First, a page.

Having set out how men managed to establish their authority over the science of reproduction and normal birth, and its impact on gender relations, Cody moves up a gear in demonstrating how this was harnessed to wider themes. In chapter 6, she draws attention to the fact that many of the high-profile male midwives in mid-eighteenth-century London were not English-born, and that many were Scottish. This immediately plays into wider questions of national identity and access to medical training, which are developed further in subsequent chapters. Denied access to elite medical practice, Scots sought new ways to gain expertise, and many specialised in obstetrics. Men such as William Smellie and William Hunter, both Scots, were also able to change the way that midwifery was taught, by giving open lectures and practical teaching. Along with countrymen such as Edmund Burke and Adam Smith (who both attended Hunter's lectures), they appealed to a wider sense of identity as Britons rather than Englishmen, and established an expertise which encompassed Edinburgh and Glasgow as well as London, Oxford and Cambridge. The developments pioneered by Smellie and Hunter in teaching and practice also opened up a number of other fields for investigation. These included the origin of life itself, encouraged by the depiction of foetuses as fully human in Hunter's teaching diagrams, and the place of men in the birthing chamber. This was a time of anxiety over gender roles, seen also in the treatment in the press of Georgiana, Duchess of Devonshire, whom Cody mentions in passing. Here too, gender roles were being cast aside, as they were by men who attended women in childbirth. This anxiety is one of the most persuasive reasons why reproduction and birth appeared so frequently in print and in literature as a metaphor for so many other themes (especially when, as the author reminds us, freedom of expression was not absolute).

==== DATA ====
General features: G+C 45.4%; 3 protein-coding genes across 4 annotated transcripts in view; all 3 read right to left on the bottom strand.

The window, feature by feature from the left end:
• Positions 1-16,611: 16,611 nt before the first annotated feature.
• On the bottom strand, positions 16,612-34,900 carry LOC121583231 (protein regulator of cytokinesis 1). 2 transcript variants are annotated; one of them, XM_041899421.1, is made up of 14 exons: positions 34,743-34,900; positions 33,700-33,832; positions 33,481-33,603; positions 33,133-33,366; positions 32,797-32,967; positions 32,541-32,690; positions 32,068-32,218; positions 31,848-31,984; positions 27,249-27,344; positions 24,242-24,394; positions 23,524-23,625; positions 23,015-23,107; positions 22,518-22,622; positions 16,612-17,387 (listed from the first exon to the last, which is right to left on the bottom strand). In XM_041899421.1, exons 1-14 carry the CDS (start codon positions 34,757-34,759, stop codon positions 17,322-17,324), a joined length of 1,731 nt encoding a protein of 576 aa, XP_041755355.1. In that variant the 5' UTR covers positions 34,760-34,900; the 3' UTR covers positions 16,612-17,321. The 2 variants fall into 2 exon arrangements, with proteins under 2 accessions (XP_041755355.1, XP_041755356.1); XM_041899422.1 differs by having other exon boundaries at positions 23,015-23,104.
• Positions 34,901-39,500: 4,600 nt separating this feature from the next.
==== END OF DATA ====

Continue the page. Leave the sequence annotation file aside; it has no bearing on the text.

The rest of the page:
One of the most novel chapters of the book is the one which draws parallels between medical developments and those in other areas of science (chapter 8, 'Sex, Science, and Race'). Histories of science and medicine overlap too rarely, but here, a convincing case is made for a common concern with understanding the basis of all things. The chapter is curiously effective, given that it is the one in which medicine is perhaps most tangential, but it illustrates how men used reproductive terms to explain the development of race, language and natural science. These in turn, were harnessed to debates on British national supremacy, much of which was based on reproduction. The (apparently) easier births of African women, for example, were deemed to arise from their larger pelvises, and the smaller heads of their infants; arguments which reinforced the superior mental powers of Britons. It is interesting to note that it was at this time that cranial measurements began to be used to assess male development, while for women, the equivalent was pelvimetry. This gendered approach was to be significant for the development of medical practice and ideas on sexuality and the body throughout the next century.